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In the late summer of 2004, days before I was to move to Lianyungang, China, to teach English for a year, I spoke to an acquaintance who had spent a few years in the country.
2004年夏末,也就是在去中国连云港任教一年英语的几天前,我向一位在中国呆过几年的朋友了解情况。

 

 

"Holidays are hard," he said. "But oddly, not so much Christmas. Christmas isn't that bad. It's Thanksgiving that's hard."
他说:“那里假期很难熬,不过奇怪的是,圣诞节倒也还行,糟糕的是感恩节。”

 

 

At the time, surviving the holidays was the least of my worries. I was moving to a country where I didn't speak the language, understand the culture, or know the history, in order to do a job that I had never done and didn't know how to do. And not only that, I was going to a city—Lianyungang—that I hadn't even heard of, and could find no information about online.
当时,假期并不是最令我担心的事情。我就要去中国了,可我根本不会讲汉语,也不了解中国文化或历史,而且我以前从没教过英语,压根儿不知道该怎么做;不仅如此,我要去的那个叫连云港的城市,连听都没听过,网上也查不到相关信息!

 

 

Other than that, I was completely prepared.
除此之外,我算是准备就绪了。

 

 

Lianyungang, 300 miles or so north of Shanghai, is a port city of around 750,000 people and is famous in China for being the birthplace of the Monkey King, a literary hero from the 16th century novel Journey to the West. But in 2004, it looked like any other city in the country: full of tall, gray skyscrapers, neon signs, and belching taxis.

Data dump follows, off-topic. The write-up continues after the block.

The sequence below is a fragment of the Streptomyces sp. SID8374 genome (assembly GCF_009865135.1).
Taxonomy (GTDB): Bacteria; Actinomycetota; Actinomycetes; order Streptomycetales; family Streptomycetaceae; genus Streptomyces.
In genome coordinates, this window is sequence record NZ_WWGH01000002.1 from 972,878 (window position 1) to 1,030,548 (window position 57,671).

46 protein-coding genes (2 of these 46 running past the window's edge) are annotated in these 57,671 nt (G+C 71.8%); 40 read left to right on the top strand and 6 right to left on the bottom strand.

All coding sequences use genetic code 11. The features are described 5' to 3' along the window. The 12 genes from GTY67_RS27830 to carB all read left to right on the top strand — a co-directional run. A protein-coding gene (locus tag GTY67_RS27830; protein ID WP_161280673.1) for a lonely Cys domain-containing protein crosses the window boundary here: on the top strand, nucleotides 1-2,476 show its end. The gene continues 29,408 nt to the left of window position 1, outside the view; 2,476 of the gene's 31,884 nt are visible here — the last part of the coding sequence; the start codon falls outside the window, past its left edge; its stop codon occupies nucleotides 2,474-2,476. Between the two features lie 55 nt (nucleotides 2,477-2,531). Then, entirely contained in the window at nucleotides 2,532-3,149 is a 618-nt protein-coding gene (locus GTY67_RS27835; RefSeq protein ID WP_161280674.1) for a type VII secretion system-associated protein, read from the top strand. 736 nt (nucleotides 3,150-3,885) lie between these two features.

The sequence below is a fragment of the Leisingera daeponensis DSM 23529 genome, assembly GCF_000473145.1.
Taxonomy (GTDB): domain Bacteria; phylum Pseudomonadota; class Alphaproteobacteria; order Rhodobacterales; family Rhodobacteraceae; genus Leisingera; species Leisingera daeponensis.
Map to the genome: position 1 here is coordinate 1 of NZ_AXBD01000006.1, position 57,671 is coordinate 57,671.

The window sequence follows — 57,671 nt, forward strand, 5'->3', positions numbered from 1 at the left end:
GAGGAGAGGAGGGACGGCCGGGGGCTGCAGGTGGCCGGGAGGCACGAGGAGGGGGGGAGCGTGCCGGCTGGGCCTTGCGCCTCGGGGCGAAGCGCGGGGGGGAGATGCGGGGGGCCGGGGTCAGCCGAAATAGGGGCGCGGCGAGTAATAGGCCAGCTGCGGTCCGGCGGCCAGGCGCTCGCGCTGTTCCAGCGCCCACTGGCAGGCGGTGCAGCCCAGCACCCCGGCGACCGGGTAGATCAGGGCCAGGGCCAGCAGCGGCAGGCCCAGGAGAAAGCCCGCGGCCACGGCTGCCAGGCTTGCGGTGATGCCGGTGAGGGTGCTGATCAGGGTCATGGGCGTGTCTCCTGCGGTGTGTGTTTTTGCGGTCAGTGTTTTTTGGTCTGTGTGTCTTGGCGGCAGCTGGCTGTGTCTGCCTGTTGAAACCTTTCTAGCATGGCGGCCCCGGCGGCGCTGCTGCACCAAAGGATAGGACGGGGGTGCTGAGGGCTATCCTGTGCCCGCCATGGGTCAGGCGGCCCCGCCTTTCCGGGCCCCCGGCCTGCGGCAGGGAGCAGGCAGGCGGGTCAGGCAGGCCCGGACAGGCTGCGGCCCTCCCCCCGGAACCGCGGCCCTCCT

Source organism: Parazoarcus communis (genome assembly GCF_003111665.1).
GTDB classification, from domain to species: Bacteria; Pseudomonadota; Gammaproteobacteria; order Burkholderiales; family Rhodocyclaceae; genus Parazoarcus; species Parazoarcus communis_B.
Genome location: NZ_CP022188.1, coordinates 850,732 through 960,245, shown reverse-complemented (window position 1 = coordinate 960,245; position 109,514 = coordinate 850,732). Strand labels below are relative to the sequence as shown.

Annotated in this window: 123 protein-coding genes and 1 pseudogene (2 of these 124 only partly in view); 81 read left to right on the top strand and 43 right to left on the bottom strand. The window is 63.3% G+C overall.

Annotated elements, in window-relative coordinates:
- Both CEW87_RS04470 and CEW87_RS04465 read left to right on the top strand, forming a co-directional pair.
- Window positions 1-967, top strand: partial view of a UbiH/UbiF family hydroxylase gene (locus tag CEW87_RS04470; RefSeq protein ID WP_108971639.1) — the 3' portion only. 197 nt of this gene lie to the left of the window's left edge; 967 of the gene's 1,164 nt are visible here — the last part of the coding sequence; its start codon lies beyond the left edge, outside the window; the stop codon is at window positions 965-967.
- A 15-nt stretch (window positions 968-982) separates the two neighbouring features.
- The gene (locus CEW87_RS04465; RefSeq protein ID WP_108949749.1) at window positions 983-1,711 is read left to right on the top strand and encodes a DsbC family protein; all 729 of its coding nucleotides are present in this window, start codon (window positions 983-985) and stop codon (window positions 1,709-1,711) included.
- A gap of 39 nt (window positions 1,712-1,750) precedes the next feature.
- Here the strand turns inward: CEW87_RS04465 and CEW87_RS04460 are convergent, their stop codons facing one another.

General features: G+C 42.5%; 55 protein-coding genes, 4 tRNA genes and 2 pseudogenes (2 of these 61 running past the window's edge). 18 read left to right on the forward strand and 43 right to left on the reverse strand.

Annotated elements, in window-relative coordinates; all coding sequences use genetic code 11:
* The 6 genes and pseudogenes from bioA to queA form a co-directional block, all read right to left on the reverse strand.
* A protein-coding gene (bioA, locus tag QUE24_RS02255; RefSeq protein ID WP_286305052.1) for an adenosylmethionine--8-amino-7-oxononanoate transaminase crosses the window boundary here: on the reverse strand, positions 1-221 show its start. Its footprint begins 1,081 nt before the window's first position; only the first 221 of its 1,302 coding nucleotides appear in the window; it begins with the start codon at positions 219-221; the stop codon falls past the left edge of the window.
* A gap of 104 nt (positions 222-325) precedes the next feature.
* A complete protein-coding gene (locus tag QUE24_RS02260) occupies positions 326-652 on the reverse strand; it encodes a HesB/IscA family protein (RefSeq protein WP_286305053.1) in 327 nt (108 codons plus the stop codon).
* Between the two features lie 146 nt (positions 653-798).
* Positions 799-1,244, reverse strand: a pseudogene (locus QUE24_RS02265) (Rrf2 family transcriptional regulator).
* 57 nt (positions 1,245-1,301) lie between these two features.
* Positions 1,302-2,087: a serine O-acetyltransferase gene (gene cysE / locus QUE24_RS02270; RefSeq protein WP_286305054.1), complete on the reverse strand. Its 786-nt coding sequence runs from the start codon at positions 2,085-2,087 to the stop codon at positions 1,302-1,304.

连云港位于上海北面300英里左右,是一座拥有75万人口的港口城市,作为16世纪小说《西游记》中“美猴王”的故乡而名扬中国。但是,2004年的连云港看上去却截然不同:到处都充斥着灰蒙蒙的高楼、闪烁的霓虹灯和喧闹的出租车。

 

 

Foreign residents in Lianyungang were few and far between. I was told that the first English teacher arrived in 2000 and when she—a middle-aged New Zealander with white hair—walked around, bicyclists sometimes slammed into parked cars. By the time I arrived four years later, there were about ten Western teachers in the city, but we still caused a minor frenzy when we ventured into a crowd of people.
在连云港老外并不多见。我听说这里直到2000年才有外教——那个满头银发的中年新西兰女教师无论走到哪儿,都能招来不少注目。4年后我到连云港,发现这里统共有10个外教,而且我们走在人群里也会引起小小的骚动。

 

 

Usually, there were the "hellos": Young Chinese people would shout the word, accompanied by peals of laughter, as I walked in the city. Other people would tail me and ask for my phone number or address. Once, when walking through a university campus, I attracted a small mob of people who, wishing to practice their English, bombarded me with questions.
通常当我走在大街上时,年轻人会大笑着冲我喊一句“哈罗”;也有人会跟着我要电话号码或地址。有次我在大学校园里遇到一帮想练英语的学生,连珠炮似的问我一堆问题。